Investors are fleeing stocks. So why is the market still rising?

Source: The Week

“The stock market is cruising, but investors are playing it safe. Despite the bull market – in which stocks are up almost 20 percent this year – investors around the world have actually yanked over $140 billion out of equity finds so far this year and are shoveling their money into low-risk, low-yield government bonds and money market funds instead. That’s because they fear the market’s potential volatility, Axios reports. ‘People don’t trust the stock market,’ said Emily Roland, head of capital markets research at John Hancock Investment Management….Stocks have remained strong, though, mostly because of company buybacks and low volumes, Axios reported in May. In fact, despite some experts’ concerns, the lack of action from investors is not necessarily a bad thing – because it means that investors aren’t overconfident. The second half of the year could shed more light on the situation, but it looks likely to present the same combination of optimism and pessimism. The labor market is doing well, and markets are expecting more easy monetary policy from central banks. But a slowdown in trade and global growth continues to loom over everyone’s heads.”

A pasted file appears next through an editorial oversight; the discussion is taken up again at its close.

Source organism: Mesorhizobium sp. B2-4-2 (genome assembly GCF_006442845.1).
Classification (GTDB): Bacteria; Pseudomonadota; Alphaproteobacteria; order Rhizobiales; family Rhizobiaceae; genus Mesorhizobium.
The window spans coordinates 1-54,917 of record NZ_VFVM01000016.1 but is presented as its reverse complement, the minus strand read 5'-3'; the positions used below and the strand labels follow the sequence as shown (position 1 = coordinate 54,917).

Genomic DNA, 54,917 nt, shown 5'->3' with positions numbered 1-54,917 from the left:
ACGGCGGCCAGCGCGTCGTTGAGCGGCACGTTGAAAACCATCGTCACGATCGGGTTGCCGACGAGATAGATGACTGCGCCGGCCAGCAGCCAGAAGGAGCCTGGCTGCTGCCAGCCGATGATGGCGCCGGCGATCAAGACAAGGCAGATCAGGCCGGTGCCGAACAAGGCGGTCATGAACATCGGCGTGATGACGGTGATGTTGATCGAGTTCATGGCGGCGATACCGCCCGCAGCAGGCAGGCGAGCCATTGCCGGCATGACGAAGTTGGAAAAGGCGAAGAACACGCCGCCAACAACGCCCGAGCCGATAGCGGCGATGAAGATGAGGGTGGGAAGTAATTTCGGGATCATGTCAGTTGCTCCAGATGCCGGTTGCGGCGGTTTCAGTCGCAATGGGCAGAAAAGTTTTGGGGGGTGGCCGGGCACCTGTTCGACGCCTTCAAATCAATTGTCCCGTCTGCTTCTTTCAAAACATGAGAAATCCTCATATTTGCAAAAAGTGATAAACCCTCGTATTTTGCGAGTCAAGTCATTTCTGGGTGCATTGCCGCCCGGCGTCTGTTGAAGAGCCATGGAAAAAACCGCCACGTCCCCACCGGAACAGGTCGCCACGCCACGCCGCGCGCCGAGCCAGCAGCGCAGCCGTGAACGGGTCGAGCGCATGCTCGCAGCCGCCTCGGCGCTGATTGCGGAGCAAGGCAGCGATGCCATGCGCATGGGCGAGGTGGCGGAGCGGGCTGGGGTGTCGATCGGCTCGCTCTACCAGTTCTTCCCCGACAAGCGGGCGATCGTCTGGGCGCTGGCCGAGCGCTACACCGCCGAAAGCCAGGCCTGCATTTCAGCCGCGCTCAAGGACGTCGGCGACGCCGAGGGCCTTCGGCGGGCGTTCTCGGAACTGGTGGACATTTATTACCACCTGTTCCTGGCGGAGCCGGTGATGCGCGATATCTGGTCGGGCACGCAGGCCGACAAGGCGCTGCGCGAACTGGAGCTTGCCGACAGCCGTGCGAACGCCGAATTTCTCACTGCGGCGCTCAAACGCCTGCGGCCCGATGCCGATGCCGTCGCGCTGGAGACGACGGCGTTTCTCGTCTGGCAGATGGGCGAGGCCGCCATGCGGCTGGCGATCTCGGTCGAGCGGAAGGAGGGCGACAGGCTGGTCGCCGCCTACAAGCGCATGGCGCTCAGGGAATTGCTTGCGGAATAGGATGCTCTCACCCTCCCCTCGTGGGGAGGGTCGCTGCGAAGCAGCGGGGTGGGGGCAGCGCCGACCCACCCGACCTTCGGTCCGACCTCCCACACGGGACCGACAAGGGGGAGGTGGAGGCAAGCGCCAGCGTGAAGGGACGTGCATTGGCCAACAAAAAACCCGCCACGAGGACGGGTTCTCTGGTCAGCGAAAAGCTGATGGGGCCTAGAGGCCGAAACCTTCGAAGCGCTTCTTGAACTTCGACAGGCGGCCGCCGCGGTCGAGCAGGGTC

World Gold Council: Federal Reserve, Central Bank Rate Cuts To Drive Gold Investment In H2

Source: Forbes